Finding the right balance: wine production, sales and inventory report 2019–20

Market Bulletin | Issue 235
30 Mar 2021
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Sales of Australian wine exceeded production for the third year in a row during 2019–20, according to the Wine Production, Sales and Inventory report 2020[1].

Below-average production reflects small harvest

Total Australian wine production in 2019–20 was just under 1.1 billion litres, or 121 million 9-litre case equivalents. This was 9 per cent below the previous year’s production, and 10 per cent below the 10-year average.

Below-average production was not unexpected, as the 2020 crush was the lowest since 2007 at 1.52 million tonnes. While quality was generally high, drought conditions affected much of Australia, strong winds during flowering and fruit set affected yields while bushfires caused losses in a small number of wine regions.

Wine from red grapes accounted for 602 million litres or 67 million 9-litre cases, 55 per cent of total production[2]. The extraction rate for reds fell slightly compared with the previous year, exacerbating the decrease in crush.

On the other hand, the extraction rate for white grapes increased, causing its share of wine production to increase to 45 per cent compared with 43 per cent the previous year. This may indicate demand swinging back towards white wine, leading to less diversion of white juice to other products including juice, concentrate, wine-based beverages and non-alcoholic or reduced alcohol ‘wine’ products.

Sales restricted by limited production

The total volume of Australian wine sales in 2019–20 was just over 1.2 billion litres (136 million 9-litre cases), of which 40 per cent was sold on the domestic market and 60 per cent was exported. Domestic sales were down by 1 per cent, while exports were down 9 per cent.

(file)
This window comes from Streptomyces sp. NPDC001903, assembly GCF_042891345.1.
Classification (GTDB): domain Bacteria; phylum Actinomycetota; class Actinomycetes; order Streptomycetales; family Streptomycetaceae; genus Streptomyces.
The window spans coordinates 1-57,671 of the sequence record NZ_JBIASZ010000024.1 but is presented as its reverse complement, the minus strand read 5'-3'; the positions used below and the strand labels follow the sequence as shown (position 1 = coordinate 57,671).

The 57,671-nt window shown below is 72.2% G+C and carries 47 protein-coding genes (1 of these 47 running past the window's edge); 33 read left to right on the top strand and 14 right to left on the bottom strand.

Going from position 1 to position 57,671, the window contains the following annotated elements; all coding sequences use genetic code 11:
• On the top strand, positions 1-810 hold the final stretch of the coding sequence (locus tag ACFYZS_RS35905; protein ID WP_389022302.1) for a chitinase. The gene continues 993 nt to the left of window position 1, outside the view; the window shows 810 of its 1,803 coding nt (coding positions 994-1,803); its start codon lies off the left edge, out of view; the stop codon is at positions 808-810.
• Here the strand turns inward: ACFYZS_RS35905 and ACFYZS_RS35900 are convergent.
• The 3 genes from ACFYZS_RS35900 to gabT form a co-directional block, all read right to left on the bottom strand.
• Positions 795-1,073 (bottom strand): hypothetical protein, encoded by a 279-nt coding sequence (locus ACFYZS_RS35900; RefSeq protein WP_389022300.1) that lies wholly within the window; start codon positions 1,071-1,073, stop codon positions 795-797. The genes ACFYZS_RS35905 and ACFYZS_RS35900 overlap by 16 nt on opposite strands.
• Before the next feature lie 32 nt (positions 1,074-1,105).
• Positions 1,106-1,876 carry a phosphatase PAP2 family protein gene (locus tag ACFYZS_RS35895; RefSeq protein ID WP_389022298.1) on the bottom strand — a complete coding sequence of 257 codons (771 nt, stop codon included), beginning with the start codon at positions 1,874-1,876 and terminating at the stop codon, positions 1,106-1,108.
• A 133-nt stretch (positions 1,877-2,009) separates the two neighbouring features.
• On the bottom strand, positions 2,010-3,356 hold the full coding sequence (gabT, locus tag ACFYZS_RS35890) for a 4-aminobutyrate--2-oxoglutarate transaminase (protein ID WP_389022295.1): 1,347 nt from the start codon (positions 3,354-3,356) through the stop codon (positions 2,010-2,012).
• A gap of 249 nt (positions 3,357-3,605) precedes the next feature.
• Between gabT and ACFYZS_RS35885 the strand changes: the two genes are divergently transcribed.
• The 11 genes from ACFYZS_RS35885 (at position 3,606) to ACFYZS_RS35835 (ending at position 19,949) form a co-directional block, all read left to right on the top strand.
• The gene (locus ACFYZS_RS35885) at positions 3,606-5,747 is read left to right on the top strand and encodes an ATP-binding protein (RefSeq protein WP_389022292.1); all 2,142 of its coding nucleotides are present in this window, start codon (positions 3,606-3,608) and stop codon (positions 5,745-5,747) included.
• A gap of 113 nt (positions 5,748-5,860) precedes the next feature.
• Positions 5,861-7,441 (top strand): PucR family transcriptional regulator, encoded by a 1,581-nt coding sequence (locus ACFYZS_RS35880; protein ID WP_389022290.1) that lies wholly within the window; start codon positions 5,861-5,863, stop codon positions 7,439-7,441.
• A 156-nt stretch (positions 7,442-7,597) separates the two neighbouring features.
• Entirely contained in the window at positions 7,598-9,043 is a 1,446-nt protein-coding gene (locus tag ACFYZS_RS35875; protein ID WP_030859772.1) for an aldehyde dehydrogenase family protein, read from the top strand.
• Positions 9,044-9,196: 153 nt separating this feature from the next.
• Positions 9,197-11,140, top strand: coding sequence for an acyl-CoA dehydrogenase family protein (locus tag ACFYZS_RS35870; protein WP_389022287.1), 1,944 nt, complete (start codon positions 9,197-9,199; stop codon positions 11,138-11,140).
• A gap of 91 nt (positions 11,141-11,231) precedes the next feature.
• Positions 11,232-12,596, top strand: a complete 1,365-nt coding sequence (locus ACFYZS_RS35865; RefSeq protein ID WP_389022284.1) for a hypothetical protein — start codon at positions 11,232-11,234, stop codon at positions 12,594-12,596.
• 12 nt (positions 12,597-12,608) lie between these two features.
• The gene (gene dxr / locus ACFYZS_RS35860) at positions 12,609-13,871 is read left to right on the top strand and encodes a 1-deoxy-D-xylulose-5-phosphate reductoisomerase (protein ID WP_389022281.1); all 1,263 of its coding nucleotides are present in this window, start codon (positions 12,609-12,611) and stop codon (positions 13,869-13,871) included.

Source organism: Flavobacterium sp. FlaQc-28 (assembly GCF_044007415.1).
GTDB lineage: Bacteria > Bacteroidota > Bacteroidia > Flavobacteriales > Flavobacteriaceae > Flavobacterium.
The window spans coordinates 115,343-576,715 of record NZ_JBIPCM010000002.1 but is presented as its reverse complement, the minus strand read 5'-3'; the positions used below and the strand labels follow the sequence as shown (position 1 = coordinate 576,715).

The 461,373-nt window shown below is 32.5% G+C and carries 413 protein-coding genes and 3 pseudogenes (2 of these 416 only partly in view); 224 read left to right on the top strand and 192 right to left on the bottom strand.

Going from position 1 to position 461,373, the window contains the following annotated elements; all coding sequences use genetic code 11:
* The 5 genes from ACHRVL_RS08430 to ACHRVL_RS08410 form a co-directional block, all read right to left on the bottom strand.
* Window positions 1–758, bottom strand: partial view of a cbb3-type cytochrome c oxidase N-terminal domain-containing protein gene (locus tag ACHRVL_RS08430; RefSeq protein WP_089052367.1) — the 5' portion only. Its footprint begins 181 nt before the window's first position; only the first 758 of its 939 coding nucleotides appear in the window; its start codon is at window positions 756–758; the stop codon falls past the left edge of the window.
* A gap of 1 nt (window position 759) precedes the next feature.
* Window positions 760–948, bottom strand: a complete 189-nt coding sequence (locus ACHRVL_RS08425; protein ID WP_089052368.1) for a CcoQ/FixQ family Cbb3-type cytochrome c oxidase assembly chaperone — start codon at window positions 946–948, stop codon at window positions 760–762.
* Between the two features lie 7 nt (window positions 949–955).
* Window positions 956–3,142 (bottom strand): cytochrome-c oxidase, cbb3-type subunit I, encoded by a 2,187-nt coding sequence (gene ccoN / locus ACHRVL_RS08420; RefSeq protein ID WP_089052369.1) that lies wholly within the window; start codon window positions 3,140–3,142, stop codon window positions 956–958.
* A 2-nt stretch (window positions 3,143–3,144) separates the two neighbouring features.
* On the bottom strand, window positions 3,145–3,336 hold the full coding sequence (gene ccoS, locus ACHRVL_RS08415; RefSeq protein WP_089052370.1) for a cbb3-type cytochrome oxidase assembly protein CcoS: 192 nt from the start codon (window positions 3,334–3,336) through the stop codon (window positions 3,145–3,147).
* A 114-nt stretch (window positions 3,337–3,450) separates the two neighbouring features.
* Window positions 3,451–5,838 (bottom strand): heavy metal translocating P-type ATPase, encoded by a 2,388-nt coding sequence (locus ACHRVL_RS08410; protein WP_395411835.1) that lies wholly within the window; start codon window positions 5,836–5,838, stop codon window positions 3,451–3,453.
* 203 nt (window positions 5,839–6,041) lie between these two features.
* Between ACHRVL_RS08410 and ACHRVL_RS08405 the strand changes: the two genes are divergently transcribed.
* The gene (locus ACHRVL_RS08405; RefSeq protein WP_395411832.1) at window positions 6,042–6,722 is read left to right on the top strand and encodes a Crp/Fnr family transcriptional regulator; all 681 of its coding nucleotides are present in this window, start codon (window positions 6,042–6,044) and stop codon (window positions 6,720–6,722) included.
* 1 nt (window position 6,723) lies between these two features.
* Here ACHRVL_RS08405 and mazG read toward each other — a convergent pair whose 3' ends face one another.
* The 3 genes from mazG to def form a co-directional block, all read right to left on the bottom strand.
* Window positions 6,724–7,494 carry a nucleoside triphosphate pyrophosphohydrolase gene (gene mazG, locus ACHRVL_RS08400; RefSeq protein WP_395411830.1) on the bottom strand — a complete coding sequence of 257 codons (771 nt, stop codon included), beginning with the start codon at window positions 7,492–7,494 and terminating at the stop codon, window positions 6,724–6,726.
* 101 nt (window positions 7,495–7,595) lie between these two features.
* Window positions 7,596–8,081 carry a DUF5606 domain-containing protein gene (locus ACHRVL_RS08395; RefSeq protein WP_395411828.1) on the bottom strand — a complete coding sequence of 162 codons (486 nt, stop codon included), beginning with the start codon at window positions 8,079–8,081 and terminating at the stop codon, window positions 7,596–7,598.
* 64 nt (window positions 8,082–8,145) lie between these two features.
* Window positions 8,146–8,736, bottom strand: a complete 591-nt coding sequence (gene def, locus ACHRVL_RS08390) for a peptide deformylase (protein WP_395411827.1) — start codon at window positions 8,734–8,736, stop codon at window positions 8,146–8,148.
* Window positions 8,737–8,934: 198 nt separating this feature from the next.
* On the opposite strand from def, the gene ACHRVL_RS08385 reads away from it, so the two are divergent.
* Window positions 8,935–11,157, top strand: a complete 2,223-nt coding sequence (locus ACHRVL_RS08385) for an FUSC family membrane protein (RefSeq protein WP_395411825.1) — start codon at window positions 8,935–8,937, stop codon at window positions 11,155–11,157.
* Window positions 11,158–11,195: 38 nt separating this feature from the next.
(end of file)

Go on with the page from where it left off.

Fluctuations in total sales over the past 10 years have been driven by exports, with domestic sales remaining very stable over time (see Figure 1). 

Figure 1            Historical sales of Australian wine by market

The small decline in the domestic market was consistent with long-term trends of moderation and premiumisation in mature wine markets, while the decline in exports was in line with lower Australian vintages in 2018 and 2019. COVID-19 did not appear to have had a substantial impact on overall sales volumes during the period of the report, the 2019–20 financial year.

Stocks at 8-year low after three years of under-supply

Despite decreasing overall by 6 per cent compared with 2018–19, sales still exceeded the production of wine and other grape products by more than 60 million litres. As a result of this, estimated stocks of Australian wine and other grape products have fallen by around 70 million litres (4 per cent) to 1.7 billion litres, the lowest since 2012.

After experiencing a period of strong growth in sales driven by exports and facilitated by a large crop in 2017, the past three years have seen falling production, leading to reduced volumes available for export and declining stocks.